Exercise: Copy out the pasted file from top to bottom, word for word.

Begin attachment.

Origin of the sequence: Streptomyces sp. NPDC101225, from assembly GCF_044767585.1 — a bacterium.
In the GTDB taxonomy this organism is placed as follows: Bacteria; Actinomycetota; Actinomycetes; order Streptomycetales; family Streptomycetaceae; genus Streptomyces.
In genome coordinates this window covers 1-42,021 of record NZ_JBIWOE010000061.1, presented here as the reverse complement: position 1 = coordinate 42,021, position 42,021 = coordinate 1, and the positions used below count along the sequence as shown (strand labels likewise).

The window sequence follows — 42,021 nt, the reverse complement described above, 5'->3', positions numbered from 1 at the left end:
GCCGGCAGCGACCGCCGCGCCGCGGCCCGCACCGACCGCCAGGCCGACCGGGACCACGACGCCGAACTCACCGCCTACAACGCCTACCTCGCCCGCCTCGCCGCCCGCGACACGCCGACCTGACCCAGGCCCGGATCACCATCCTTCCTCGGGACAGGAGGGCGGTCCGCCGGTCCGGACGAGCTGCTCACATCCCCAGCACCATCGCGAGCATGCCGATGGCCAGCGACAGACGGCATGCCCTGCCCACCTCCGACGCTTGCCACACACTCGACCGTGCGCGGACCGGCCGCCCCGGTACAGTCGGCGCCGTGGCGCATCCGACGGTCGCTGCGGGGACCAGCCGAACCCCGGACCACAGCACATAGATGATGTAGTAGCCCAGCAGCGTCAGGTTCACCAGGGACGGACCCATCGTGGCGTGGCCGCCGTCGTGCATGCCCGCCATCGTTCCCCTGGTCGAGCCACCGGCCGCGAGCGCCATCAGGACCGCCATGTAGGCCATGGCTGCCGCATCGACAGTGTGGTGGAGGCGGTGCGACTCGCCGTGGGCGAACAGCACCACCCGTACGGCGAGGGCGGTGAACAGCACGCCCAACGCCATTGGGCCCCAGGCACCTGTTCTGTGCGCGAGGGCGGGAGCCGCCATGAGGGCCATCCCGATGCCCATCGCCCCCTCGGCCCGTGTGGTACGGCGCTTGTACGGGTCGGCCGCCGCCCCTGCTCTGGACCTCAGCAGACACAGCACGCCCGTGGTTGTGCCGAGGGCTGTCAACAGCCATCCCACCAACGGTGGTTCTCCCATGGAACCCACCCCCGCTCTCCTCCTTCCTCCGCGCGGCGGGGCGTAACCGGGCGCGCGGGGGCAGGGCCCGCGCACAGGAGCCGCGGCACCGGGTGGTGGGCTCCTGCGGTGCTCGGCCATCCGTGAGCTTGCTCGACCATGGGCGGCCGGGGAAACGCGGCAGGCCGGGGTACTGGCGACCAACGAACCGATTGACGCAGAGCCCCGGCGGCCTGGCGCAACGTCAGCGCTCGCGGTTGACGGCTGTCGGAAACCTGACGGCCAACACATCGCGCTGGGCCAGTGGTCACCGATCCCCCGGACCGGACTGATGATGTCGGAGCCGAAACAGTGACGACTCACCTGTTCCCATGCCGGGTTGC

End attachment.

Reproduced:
Origin of the sequence: Streptomyces sp. NPDC101225, from assembly GCF_044767585.1 — a bacterium.
In the GTDB taxonomy this organism is placed as follows: Bacteria; Actinomycetota; Actinomycetes; order Streptomycetales; family Streptomycetaceae; genus Streptomyces.
In genome coordinates this window covers 1-42,021 of record NZ_JBIWOE010000061.1, presented here as the reverse complement: position 1 = coordinate 42,021, position 42,021 = coordinate 1, and the positions used below count along the sequence as shown (strand labels likewise).

The window sequence follows — 42,021 nt, the reverse complement described above, 5'->3', positions numbered from 1 at the left end:
GCCGGCAGCGACCGCCGCGCCGCGGCCCGCACCGACCGCCAGGCCGACCGGGACCACGACGCCGAACTCACCGCCTACAACGCCTACCTCGCCCGCCTCGCCGCCCGCGACACGCCGACCTGACCCAGGCCCGGATCACCATCCTTCCTCGGGACAGGAGGGCGGTCCGCCGGTCCGGACGAGCTGCTCACATCCCCAGCACCATCGCGAGCATGCCGATGGCCAGCGACAGACGGCATGCCCTGCCCACCTCCGACGCTTGCCACACACTCGACCGTGCGCGGACCGGCCGCCCCGGTACAGTCGGCGCCGTGGCGCATCCGACGGTCGCTGCGGGGACCAGCCGAACCCCGGACCACAGCACATAGATGATGTAGTAGCCCAGCAGCGTCAGGTTCACCAGGGACGGACCCATCGTGGCGTGGCCGCCGTCGTGCATGCCCGCCATCGTTCCCCTGGTCGAGCCACCGGCCGCGAGCGCCATCAGGACCGCCATGTAGGCCATGGCTGCCGCATCGACAGTGTGGTGGAGGCGGTGCGACTCGCCGTGGGCGAACAGCACCACCCGTACGGCGAGGGCGGTGAACAGCACGCCCAACGCCATTGGGCCCCAGGCACCTGTTCTGTGCGCGAGGGCGGGAGCCGCCATGAGGGCCATCCCGATGCCCATCGCCCCCTCGGCCCGTGTGGTACGGCGCTTGTACGGGTCGGCCGCCGCCCCTGCTCTGGACCTCAGCAGACACAGCACGCCCGTGGTTGTGCCGAGGGCTGTCAACAGCCATCCCACCAACGGTGGTTCTCCCATGGAACCCACCCCCGCTCTCCTCCTTCCTCCGCGCGGCGGGGCGTAACCGGGCGCGCGGGGGCAGGGCCCGCGCACAGGAGCCGCGGCACCGGGTGGTGGGCTCCTGCGGTGCTCGGCCATCCGTGAGCTTGCTCGACCATGGGCGGCCGGGGAAACGCGGCAGGCCGGGGTACTGGCGACCAACGAACCGATTGACGCAGAGCCCCGGCGGCCTGGCGCAACGTCAGCGCTCGCGGTTGACGGCTGTCGGAAACCTGACGGCCAACACATCGCGCTGGGCCAGTGGTCACCGATCCCCCGGACCGGACTGATGATGTCGGAGCCGAAACAGTGACGACTCACCTGTTCCCATGCCGGGTTGC